The burden of great expectations may soon be lifted from America Online's skinny shoulders.
On Thursday, the board of AOL parent
AOL Time Warner
will vote on a proposal to drop "AOL" from the corporate name, according to several newspaper reports.
A name change, which earlier reports say came at the request of new AOL Chief Jonathan Miller, would highlight the diminishing hopes for the online unit at AOL Time Warner. Ironically, the shift comes just as the fortunes for online properties across the media world -- including the greater AOL Time Warner constellation -- appear to be in the early stages of a long-awaited recovery.
Shareholders will surely be happy to see the signs of change, though. AOL Time Warner's shares rose 30 cents Wednesday to $16.35 -- a price down two-thirds from its postmerger peak.
At the time the merger of America Online and Time Warner was proposed in January 2000, the transaction was billed as "the digital transformation of Time Warner" by then-Time Warner Chairman Jerry Levin, and as the spark of "the next Internet revolution" by AOL Chairman Steve Case.
But since the deal closed in January 2001, the actual course of events has signally failed to fulfill the vision. Amid the collapse of the dot-com boom, allegations of inflated revenue recognition and declining numbers in AOL's once-booming subscriber counts, AOL's poor performance translated into serial financial disappointments for AOL Time Warner. Rather than becoming the magic new-media ingredient in an old media company comprising cable systems, TV networks, a film studio and a stable of magazines, AOL became just another division -- an underperforming one at that.
Dragged down by concerns at the online division, AOL Time Warner's stock has risen slightly over the past year, but its performance has lagged far behind those of AOL's online peers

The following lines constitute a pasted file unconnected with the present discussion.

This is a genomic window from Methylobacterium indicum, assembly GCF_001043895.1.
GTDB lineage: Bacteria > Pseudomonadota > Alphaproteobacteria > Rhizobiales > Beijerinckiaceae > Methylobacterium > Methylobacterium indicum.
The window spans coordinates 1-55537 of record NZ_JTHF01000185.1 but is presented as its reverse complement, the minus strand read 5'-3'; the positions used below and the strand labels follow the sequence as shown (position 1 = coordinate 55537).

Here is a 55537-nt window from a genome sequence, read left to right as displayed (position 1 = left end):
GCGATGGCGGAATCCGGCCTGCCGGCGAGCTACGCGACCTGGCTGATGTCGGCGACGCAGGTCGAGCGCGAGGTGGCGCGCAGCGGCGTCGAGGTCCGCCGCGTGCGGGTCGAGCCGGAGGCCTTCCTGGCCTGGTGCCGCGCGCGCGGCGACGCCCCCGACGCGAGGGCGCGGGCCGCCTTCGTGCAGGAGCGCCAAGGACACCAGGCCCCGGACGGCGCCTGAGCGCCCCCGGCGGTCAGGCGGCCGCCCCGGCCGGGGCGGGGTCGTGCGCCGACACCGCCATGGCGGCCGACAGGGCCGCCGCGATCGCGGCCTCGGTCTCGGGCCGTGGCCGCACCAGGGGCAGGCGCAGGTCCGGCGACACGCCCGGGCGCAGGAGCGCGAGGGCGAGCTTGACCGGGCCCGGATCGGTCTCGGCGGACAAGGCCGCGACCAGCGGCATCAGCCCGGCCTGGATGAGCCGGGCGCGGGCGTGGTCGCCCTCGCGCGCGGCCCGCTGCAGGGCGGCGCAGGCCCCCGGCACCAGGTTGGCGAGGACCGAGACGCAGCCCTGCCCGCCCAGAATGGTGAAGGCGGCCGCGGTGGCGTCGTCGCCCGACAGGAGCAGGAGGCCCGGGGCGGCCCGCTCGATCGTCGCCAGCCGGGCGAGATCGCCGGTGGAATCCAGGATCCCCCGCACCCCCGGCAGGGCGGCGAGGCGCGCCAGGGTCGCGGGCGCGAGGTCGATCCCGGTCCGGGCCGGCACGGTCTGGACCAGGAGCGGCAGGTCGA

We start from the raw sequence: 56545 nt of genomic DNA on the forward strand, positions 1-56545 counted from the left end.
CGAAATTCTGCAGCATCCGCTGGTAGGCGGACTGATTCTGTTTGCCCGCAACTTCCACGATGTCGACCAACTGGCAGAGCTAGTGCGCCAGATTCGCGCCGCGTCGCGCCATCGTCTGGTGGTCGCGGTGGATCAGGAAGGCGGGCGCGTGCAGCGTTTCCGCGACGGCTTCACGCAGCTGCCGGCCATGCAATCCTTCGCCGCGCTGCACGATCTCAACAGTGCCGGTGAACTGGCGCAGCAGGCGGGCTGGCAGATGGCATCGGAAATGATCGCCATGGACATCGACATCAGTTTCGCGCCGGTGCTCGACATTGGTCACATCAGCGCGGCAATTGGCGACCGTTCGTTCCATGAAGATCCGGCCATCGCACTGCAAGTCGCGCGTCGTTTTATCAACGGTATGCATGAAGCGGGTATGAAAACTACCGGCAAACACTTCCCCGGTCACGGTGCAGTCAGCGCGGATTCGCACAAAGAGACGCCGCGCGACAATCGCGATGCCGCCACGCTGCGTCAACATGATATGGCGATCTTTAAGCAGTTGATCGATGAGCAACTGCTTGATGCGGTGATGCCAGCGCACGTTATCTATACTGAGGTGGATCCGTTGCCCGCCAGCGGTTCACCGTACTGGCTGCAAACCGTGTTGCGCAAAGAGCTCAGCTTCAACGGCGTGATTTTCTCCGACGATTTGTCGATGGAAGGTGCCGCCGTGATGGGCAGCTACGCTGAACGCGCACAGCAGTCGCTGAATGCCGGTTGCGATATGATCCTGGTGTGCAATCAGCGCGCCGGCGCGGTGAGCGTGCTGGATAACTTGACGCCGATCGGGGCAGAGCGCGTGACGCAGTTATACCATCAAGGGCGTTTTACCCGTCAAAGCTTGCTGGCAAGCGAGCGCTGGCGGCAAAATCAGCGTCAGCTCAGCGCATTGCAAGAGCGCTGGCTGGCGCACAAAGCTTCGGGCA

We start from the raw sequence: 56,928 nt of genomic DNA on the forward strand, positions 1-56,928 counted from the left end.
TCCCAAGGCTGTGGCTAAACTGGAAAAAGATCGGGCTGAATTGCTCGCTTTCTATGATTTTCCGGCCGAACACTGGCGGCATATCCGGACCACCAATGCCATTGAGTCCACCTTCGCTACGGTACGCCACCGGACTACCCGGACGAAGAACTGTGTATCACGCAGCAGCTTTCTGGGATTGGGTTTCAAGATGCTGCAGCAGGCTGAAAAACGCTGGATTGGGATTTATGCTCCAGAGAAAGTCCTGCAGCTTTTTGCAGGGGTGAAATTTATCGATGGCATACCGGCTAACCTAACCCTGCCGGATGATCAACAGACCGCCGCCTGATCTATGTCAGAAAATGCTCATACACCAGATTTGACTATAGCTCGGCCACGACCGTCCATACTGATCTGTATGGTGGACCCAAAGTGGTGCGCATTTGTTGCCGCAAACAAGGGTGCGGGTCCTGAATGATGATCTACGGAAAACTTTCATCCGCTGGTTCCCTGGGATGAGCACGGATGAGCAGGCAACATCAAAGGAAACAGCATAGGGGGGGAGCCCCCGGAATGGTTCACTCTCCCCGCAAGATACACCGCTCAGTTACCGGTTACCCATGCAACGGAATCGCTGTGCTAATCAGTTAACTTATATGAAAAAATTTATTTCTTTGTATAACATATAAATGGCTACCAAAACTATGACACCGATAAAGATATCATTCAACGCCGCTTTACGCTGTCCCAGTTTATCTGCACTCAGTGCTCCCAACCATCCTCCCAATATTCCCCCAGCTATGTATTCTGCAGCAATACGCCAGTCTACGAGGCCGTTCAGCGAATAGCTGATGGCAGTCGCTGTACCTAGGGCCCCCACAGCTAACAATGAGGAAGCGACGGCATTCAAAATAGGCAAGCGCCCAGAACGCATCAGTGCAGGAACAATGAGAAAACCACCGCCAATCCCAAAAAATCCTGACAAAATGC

Shares of the other online media giants were mixed at midday Wednesday. Yahoo! was down 2 cents at $35.80, eBay was flat at $54.90 and Amazon was off 33 cents at $45.91.
Bringing Up the Rear
In the fallout from the merger, its chief architects and salespeople -- Levin, Case and former AOL President Bob Pittman -- have all departed the company.
In hindsight, what these gentlemen oversaw was not what Case called "a historic moment -- a time when we transform the landscape of media and communications," according to the FDCH e-Media transcript of the press conference announcing the deal.
Rather, what they presided over was a deal in which AOL shareholders managed to cut a deal for Time Warner assets at a time when the AOL stock they used as currency was at the peak of its market value.
Despite AOL's fall, the online unit is far from valueless. With investors getting hopeful about a sustainable improvement in online advertising, as well as the online unit's ability to offset a decline in traditional dial-up subscribers with new broadband customers, AOL Time Warner's shares have rebounded from their 2002 low of $8.70, plus a sub-$10 relapse in the first quarter of 2003.
But all that remains of the original vision is the name of the company -- a bitter reminder, perhaps, of a moment when the transitory value of AOL looked permanent -- the equivalent of how a Hollywood flavor-of-the-moment might beat out a journeyman actor for top billing, only to crash and burn a few movies later.